Gergely, Gábor (2012) ‘The nature of the exile: discourse and power in The Thief of Bagdad (1940)’. Journal of British Cinema and Television. pp. 159-176.
Neil Jackson researches exploitation cinemas and porn cultures. He was co-organiser of the ‘Global Exploitation Cinemas: Historical and Critical Approaches’ conference held at Lincoln in 2015. Neil welcomes enquiries form students wishing to undertake research in these and related areas.
Jackson, Neil (2016) ‘ “Bigger than payphone, smaller than a Cadillac” : porn stardom in Exhausted: J.C.Holmes The Real Story’ In. Grindhouse: Cultural Exchange on 42nd Street and Beyond: Global Exploitation Cinemas. (Bloomsbury)
Jackson, Neil et al (eds) (2015) Snuff: Real Death and Screen Media (Bloomsbury).
Antonella Palmieri works on the politics of gender, sexual and ethnic representations in popular film and television. She has published on Italian cinema and star studies and on ‘italianess’ in Hollywood cinema. She welcomes applications from prospective research students wishing to work in all areas of celebrity and star studies.
(2016) Sophia Loren and the healing power of female Italian ethnicity in Grumpier Old Men. In: Lasting screen stars: images that fade and personas that endure. Palgrave
(2014) "America is home...America is her oyster!": Dynamics of ethnic assimilation in Alida Valli's American star persona. In: Stars in world cinema: screen icons and star systems across cultures. Tauris World Cinema . I.B.Taurus.
The Media Histories and Archives research cluster reflects a diverse group of researchers across LSFM and the College of Arts. The cluster is united by their analysis of and research into the ways in which the media - especially the moving image - reflects the past, as well as the ways in which we as scholars go about understanding the history of those media themselves, and the impact of archival policies on the memory of earlier media. The cluster includes scholars of historical film, television and video games, experts in archival policies situated in and around the Media Archive of Central England (MACE, which is housed at the University of Lincoln), and researchers of film cultures, Hollywood film and queer theory in cinema and television.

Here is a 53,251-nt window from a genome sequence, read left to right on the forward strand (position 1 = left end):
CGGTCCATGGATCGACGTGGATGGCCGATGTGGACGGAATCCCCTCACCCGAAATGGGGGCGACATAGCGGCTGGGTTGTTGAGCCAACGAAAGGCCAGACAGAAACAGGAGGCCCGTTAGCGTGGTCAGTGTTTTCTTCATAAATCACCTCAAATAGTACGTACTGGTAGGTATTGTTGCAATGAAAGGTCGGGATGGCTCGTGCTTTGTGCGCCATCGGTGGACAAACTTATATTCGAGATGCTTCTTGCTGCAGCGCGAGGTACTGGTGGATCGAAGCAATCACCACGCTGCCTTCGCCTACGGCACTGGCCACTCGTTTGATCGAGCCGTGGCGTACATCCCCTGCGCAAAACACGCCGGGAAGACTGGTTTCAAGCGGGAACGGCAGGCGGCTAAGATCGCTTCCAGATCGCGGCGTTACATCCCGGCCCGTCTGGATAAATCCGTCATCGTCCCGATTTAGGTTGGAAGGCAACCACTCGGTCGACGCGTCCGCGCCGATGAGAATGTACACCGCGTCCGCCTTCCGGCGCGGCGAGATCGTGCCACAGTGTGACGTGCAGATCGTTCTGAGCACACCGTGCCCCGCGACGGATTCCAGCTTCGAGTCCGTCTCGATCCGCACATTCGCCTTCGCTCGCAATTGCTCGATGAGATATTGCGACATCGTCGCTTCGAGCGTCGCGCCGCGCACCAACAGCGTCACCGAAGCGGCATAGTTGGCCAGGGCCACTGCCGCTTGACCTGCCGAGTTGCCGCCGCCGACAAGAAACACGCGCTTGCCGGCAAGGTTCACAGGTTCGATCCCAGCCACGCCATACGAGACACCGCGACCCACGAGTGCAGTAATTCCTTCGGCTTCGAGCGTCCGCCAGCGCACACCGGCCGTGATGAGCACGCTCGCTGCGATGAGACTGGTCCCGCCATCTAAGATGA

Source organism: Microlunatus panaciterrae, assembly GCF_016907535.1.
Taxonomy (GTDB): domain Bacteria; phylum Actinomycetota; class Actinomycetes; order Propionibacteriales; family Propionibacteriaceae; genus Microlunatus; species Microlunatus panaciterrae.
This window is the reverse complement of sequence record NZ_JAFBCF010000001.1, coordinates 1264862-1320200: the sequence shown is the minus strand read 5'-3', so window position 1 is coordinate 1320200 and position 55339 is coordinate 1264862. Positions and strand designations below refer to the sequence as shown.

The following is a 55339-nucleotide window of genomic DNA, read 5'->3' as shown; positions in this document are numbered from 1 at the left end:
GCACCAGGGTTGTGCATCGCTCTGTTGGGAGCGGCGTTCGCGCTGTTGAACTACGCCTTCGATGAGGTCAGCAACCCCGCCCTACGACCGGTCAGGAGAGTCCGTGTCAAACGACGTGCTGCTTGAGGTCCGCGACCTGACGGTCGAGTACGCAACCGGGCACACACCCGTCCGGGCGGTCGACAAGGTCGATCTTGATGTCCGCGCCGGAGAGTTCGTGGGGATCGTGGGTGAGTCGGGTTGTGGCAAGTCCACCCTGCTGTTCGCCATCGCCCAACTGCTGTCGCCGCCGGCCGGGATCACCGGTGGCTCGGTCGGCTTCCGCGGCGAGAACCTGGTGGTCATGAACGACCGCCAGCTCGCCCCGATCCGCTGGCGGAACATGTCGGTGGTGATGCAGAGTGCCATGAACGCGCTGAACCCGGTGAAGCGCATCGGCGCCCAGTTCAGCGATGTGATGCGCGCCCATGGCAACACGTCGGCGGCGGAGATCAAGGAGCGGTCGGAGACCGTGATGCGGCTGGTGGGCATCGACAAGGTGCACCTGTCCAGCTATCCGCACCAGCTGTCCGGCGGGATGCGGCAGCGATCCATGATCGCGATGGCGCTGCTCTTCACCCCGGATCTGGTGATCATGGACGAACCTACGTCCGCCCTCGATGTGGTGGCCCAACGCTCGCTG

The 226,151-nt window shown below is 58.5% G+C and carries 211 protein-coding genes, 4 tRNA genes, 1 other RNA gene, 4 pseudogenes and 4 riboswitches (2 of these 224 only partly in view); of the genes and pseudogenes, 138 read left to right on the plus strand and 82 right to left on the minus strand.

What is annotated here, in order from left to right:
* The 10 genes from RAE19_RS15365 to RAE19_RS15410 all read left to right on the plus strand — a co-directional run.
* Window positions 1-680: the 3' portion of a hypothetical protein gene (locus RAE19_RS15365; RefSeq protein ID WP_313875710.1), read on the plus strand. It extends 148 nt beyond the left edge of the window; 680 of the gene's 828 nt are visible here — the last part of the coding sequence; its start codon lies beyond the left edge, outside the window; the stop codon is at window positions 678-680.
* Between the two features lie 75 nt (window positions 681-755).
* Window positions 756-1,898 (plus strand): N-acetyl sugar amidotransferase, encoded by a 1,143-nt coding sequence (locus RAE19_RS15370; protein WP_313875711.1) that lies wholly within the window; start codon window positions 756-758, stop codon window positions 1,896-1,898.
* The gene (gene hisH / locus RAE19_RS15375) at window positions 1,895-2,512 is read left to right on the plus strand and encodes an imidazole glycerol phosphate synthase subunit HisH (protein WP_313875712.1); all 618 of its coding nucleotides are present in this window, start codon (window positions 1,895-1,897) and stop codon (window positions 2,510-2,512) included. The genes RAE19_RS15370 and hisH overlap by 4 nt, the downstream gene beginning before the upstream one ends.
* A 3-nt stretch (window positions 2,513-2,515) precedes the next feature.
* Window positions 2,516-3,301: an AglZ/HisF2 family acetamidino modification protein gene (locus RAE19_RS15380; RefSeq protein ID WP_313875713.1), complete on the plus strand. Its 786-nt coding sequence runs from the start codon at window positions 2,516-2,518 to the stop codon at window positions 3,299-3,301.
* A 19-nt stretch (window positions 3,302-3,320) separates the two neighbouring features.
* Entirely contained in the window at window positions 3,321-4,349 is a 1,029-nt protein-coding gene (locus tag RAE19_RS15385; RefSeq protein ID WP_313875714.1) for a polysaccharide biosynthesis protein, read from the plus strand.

Dr Andrew Elliott is the coordinator of this research cluster. He is Senior Lecturer in Media and Cultural Studies, and works on the representation of history in film, TV, and video games, as well as online cultures of historical commemoration. He has published four books on medieval film, games and history, the epic film and medievalism in 21st-century online culture, as well as articles on media depictions of the past and medievalism more generally.
(2017) Medievalism, politics and mass media: appropriating the Middle Ages in the twenty-first century.Boydell and Brewer, Woodbridge.
(2016) Arthurian fragments, Arthurian mosaics. Arthuriana: The journal of Arthurian studies, 25 (4). pp. 14-24.
(2015) The Grail as symbolic quest in Andrei Tarkovsky’s Stalker. In: The Holy Grail on Film: Essays on the Cinematic Quest. McFarland, Jefferson, N.C., pp. 187-201
(2014) The return of the epic film: genre, aesthetics and history in the 21st century. Edinburgh University Press.
Dr Chris O’Rourke is a historian of media, especially film and television, and popular culture.
(2017) Acting for the silent screen: film actors and aspiration between the wars. Cinema and Society . I.B.Tauris
(2017) London on film. Screening Spaces . Palgrave Macmillan
(2017) Queer London on film: Victim (1961), The Killing of Sister George (1968) and Nighthawks (1978). In: London on Film. Screening Spaces . Palgrave Macmillan
The staff of Lincoln School of Film Media includes many media practitioners working in, and across, several fields, including film-makers, sound practice, photography and media arts widely. We invite applications to our Ph.D by practice programme from candidates with first degrees and Masters degrees in any discipline, and we will be happy to work with you from proposal stage through to formal application in order to make sure we can facilitate your research project.
Jane Batkin is an animator with research interests in the history, theory and practice of animation in the context of the cultural and creative industries.